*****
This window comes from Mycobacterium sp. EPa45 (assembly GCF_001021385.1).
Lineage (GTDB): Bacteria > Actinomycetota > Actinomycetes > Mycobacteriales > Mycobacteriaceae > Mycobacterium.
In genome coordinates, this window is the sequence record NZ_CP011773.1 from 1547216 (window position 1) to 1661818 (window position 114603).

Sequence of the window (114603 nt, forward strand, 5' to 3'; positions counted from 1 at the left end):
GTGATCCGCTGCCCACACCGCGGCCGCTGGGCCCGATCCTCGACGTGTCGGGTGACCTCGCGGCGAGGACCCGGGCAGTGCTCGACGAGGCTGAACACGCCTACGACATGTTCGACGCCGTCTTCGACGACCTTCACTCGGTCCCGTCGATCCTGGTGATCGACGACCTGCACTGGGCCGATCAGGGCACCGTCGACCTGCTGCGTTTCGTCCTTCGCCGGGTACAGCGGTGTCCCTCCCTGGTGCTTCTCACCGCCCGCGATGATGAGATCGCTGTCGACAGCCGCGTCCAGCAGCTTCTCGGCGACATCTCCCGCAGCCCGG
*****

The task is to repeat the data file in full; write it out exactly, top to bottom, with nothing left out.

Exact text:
This window comes from Mycobacterium sp. EPa45 (assembly GCF_001021385.1).
Lineage (GTDB): Bacteria > Actinomycetota > Actinomycetes > Mycobacteriales > Mycobacteriaceae > Mycobacterium.
In genome coordinates, this window is the sequence record NZ_CP011773.1 from 1547216 (window position 1) to 1661818 (window position 114603).

Sequence of the window (114603 nt, forward strand, 5' to 3'; positions counted from 1 at the left end):
GTGATCCGCTGCCCACACCGCGGCCGCTGGGCCCGATCCTCGACGTGTCGGGTGACCTCGCGGCGAGGACCCGGGCAGTGCTCGACGAGGCTGAACACGCCTACGACATGTTCGACGCCGTCTTCGACGACCTTCACTCGGTCCCGTCGATCCTGGTGATCGACGACCTGCACTGGGCCGATCAGGGCACCGTCGACCTGCTGCGTTTCGTCCTTCGCCGGGTACAGCGGTGTCCCTCCCTGGTGCTTCTCACCGCCCGCGATGATGAGATCGCTGTCGACAGCCGCGTCCAGCAGCTTCTCGGCGACATCTCCCGCAGCCCGG